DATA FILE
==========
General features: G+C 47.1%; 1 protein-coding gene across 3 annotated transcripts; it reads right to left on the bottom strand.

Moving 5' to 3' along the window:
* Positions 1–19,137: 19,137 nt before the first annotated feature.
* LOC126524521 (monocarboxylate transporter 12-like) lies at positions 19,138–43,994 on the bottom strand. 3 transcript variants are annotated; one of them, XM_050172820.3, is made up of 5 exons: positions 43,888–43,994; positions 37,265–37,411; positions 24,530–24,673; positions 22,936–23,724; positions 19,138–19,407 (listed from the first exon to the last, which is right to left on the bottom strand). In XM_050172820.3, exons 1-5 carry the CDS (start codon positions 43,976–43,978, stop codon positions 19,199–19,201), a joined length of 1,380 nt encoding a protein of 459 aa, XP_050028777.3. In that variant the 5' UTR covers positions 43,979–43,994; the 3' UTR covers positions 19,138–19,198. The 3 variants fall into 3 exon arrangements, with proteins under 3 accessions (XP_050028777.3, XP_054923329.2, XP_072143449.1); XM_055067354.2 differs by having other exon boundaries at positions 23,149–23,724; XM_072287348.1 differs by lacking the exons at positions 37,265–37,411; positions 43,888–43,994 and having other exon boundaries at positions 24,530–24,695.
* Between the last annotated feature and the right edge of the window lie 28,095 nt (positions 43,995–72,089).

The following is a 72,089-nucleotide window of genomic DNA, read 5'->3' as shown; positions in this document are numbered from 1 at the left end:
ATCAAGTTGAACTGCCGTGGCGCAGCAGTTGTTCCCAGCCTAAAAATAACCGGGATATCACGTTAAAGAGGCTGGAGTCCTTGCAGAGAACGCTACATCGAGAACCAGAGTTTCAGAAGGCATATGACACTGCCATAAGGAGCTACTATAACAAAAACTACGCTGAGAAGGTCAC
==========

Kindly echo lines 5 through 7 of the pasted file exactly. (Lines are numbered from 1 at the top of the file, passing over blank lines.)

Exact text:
* Between the last annotated feature and the right edge of the window lie 28,095 nt (positions 43,995–72,089).

The following is a 72,089-nucleotide window of genomic DNA, read 5'->3' as shown; positions in this document are numbered from 1 at the left end:
ATCAAGTTGAACTGCCGTGGCGCAGCAGTTGTTCCCAGCCTAAAAATAACCGGGATATCACGTTAAAGAGGCTGGAGTCCTTGCAGAGAACGCTACATCGAGAACCAGAGTTTCAGAAGGCATATGACACTGCCATAAGGAGCTACTATAACAAAAACTACGCTGAGAAGGTCAC